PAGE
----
From my experience, #4 and #5 are definitely problematic for SMEs and start-ups.
Often, due to lack of leverage, sales and upper management are inclined to take on assignment that brings in short-term revenue. Engineers and developers end up doing “sprints” that are sometimes strategically incoherent. That also means the company will be devoting a lot of time and effort achieving short-term goals at the expense of long-term objectives.
When money is on the line, especially if you are desperate, it is hard to turn away from dead-end gigs. Setting the proper expectations from customers is important, especially the request does not align with over business strategy (i.e., “For the project pricing this will take longer than expected, but we will do our best.”) But the struggle between short-term gains and long-term growth will always exist.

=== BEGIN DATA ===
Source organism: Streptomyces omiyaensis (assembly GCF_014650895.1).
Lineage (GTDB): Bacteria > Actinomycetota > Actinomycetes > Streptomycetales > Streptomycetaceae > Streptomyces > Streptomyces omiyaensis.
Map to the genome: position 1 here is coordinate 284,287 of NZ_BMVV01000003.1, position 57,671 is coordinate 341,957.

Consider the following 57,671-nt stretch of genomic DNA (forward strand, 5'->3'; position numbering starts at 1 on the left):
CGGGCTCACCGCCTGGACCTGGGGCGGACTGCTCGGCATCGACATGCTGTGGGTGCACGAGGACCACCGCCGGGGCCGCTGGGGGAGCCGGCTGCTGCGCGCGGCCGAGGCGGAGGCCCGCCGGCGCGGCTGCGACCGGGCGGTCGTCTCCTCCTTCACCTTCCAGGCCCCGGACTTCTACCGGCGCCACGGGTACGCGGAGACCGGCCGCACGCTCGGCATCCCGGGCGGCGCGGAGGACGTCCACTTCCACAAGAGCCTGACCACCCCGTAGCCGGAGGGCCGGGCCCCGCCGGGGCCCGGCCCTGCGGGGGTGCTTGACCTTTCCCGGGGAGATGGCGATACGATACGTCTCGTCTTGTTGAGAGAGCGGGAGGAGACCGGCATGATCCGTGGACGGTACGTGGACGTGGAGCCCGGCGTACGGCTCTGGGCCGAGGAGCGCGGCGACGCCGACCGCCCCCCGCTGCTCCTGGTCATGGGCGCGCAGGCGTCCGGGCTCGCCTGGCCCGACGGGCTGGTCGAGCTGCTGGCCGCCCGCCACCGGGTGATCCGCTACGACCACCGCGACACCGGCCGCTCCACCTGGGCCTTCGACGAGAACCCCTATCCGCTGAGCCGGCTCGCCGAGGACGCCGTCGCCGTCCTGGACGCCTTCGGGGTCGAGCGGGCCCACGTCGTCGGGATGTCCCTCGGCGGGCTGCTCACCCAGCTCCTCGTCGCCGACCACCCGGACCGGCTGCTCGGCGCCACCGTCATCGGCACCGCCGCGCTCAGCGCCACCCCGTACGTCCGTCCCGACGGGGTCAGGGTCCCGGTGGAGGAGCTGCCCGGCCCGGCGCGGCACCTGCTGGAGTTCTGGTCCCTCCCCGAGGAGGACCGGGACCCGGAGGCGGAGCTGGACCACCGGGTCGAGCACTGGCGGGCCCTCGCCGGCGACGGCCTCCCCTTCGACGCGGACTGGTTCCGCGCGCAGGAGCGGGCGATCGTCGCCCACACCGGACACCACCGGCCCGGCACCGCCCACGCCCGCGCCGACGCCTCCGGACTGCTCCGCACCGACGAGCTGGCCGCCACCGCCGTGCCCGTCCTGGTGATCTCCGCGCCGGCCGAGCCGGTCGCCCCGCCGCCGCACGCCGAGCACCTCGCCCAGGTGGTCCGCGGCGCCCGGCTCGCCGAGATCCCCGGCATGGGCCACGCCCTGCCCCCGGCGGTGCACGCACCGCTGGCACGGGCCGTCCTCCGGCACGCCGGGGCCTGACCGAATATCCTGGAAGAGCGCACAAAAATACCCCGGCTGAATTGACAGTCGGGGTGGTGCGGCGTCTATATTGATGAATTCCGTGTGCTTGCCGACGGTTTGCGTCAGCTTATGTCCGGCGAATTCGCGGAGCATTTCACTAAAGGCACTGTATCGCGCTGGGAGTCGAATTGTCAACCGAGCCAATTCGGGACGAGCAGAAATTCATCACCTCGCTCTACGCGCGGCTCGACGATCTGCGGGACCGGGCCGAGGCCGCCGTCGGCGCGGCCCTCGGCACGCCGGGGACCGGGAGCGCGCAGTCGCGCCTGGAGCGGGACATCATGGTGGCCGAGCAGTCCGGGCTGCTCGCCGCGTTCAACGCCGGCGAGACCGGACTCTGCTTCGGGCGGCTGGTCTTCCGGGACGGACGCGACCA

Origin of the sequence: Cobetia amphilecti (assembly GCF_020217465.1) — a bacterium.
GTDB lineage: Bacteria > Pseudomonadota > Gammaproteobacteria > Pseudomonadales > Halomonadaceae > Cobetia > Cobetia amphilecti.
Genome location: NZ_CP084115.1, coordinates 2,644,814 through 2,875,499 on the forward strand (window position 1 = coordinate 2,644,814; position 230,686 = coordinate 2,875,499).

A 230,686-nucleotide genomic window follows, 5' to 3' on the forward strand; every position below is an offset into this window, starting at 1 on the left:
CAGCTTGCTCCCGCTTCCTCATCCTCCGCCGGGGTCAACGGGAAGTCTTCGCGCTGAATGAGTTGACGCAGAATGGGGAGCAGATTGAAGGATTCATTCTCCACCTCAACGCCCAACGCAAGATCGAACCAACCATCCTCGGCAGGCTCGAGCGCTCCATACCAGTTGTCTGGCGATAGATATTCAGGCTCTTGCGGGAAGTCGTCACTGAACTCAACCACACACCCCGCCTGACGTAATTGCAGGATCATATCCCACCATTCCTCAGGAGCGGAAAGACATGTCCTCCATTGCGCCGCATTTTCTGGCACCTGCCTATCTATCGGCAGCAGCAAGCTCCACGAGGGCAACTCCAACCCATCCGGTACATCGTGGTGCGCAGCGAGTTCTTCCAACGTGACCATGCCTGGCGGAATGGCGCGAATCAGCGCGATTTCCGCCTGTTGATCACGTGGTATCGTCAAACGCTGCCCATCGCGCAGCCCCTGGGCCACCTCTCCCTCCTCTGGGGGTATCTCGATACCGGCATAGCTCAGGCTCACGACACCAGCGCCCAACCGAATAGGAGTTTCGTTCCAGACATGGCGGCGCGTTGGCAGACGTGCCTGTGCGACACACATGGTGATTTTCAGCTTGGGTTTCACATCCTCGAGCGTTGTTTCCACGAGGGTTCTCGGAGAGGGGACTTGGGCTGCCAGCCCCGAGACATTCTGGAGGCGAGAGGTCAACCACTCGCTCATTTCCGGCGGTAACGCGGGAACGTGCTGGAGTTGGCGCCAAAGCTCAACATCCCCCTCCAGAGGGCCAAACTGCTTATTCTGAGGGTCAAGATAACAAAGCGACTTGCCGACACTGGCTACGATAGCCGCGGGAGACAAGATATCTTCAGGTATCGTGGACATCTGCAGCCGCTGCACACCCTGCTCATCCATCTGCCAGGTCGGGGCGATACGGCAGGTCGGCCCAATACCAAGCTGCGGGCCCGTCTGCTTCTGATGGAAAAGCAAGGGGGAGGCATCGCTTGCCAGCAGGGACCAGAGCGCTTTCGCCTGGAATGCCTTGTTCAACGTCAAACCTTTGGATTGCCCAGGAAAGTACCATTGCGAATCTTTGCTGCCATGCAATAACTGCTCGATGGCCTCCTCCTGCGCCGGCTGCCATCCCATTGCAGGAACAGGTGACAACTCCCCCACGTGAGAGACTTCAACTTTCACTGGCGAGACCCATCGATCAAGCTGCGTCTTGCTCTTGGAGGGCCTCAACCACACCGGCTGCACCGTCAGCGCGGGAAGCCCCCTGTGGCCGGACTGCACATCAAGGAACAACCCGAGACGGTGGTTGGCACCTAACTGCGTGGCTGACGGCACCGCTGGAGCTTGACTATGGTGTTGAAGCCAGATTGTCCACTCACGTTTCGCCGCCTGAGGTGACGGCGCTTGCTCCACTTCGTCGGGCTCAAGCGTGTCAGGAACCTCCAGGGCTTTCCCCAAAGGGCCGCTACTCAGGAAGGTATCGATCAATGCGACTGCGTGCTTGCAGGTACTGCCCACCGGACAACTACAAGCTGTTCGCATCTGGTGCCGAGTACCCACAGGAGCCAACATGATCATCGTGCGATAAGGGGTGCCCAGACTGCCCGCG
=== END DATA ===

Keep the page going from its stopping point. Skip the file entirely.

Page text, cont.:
On the other hand, engineers and developers sometimes start taking on “special assignments” as they either want to take on more challenges, or as a way to keep themselves away from their tasks at hand. While a modicum of side lines are good for over growth, when they get totally side tracked, your company gets totally side tracked.
Discipline and proper prioritization are critical in this case. If it is clear that one is taking in extra work to avoid doing what they are supposed to do, it should management’s job to find out what the bottleneck is mitigate it. Otherwise, if this lies in the attention span of the individual in question, using this special assignment as incentive would help. But then what can you do when he gets bored with his new assignment and you run out of carrots?